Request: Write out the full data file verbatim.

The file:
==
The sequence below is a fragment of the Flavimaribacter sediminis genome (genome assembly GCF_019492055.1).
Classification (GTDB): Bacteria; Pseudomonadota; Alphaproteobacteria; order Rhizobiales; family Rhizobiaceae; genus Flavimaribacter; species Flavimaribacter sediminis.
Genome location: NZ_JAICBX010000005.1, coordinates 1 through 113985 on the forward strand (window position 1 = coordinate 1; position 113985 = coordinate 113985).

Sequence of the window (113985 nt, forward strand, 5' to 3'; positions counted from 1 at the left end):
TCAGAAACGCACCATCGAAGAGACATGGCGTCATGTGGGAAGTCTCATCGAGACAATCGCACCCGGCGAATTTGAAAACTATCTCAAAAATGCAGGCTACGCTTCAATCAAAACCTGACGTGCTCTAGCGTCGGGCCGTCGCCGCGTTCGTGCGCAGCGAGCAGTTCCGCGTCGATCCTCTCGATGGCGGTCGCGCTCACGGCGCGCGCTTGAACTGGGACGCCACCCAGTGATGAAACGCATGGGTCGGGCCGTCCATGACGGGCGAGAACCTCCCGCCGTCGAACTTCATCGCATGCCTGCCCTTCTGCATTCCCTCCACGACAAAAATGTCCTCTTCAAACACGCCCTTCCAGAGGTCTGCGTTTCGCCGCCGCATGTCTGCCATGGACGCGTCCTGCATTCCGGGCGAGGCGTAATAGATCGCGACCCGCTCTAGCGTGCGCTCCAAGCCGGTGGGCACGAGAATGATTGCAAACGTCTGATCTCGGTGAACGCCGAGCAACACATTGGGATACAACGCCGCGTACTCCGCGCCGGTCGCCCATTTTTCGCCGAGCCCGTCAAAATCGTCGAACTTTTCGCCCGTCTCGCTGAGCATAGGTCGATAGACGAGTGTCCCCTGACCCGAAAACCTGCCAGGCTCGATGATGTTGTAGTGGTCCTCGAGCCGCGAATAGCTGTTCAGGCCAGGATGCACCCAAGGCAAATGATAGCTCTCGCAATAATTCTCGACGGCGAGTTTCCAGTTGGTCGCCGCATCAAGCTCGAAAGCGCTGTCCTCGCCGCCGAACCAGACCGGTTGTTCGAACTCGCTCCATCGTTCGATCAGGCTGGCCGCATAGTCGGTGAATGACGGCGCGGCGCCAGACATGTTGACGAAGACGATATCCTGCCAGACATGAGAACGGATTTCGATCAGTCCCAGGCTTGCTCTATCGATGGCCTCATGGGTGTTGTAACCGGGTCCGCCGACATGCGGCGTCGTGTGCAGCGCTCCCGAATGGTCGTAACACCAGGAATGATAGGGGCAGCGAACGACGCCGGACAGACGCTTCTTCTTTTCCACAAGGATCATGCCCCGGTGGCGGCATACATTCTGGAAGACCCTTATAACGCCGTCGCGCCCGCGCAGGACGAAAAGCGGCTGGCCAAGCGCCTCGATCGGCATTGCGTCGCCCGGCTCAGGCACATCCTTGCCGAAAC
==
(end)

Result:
The sequence below is a fragment of the Flavimaribacter sediminis genome (genome assembly GCF_019492055.1).
Classification (GTDB): Bacteria; Pseudomonadota; Alphaproteobacteria; order Rhizobiales; family Rhizobiaceae; genus Flavimaribacter; species Flavimaribacter sediminis.
Genome location: NZ_JAICBX010000005.1, coordinates 1 through 113985 on the forward strand (window position 1 = coordinate 1; position 113985 = coordinate 113985).

Sequence of the window (113985 nt, forward strand, 5' to 3'; positions counted from 1 at the left end):
TCAGAAACGCACCATCGAAGAGACATGGCGTCATGTGGGAAGTCTCATCGAGACAATCGCACCCGGCGAATTTGAAAACTATCTCAAAAATGCAGGCTACGCTTCAATCAAAACCTGACGTGCTCTAGCGTCGGGCCGTCGCCGCGTTCGTGCGCAGCGAGCAGTTCCGCGTCGATCCTCTCGATGGCGGTCGCGCTCACGGCGCGCGCTTGAACTGGGACGCCACCCAGTGATGAAACGCATGGGTCGGGCCGTCCATGACGGGCGAGAACCTCCCGCCGTCGAACTTCATCGCATGCCTGCCCTTCTGCATTCCCTCCACGACAAAAATGTCCTCTTCAAACACGCCCTTCCAGAGGTCTGCGTTTCGCCGCCGCATGTCTGCCATGGACGCGTCCTGCATTCCGGGCGAGGCGTAATAGATCGCGACCCGCTCTAGCGTGCGCTCCAAGCCGGTGGGCACGAGAATGATTGCAAACGTCTGATCTCGGTGAACGCCGAGCAACACATTGGGATACAACGCCGCGTACTCCGCGCCGGTCGCCCATTTTTCGCCGAGCCCGTCAAAATCGTCGAACTTTTCGCCCGTCTCGCTGAGCATAGGTCGATAGACGAGTGTCCCCTGACCCGAAAACCTGCCAGGCTCGATGATGTTGTAGTGGTCCTCGAGCCGCGAATAGCTGTTCAGGCCAGGATGCACCCAAGGCAAATGATAGCTCTCGCAATAATTCTCGACGGCGAGTTTCCAGTTGGTCGCCGCATCAAGCTCGAAAGCGCTGTCCTCGCCGCCGAACCAGACCGGTTGTTCGAACTCGCTCCATCGTTCGATCAGGCTGGCCGCATAGTCGGTGAATGACGGCGCGGCGCCAGACATGTTGACGAAGACGATATCCTGCCAGACATGAGAACGGATTTCGATCAGTCCCAGGCTTGCTCTATCGATGGCCTCATGGGTGTTGTAACCGGGTCCGCCGACATGCGGCGTCGTGTGCAGCGCTCCCGAATGGTCGTAACACCAGGAATGATAGGGGCAGCGAACGACGCCGGACAGACGCTTCTTCTTTTCCACAAGGATCATGCCCCGGTGGCGGCATACATTCTGGAAGACCCTTATAACGCCGTCGCGCCCGCGCAGGACGAAAAGCGGCTGGCCAAGCGCCTCGATCGGCATTGCGTCGCCCGGCTCAGGCACATCCTTGCCGAAAC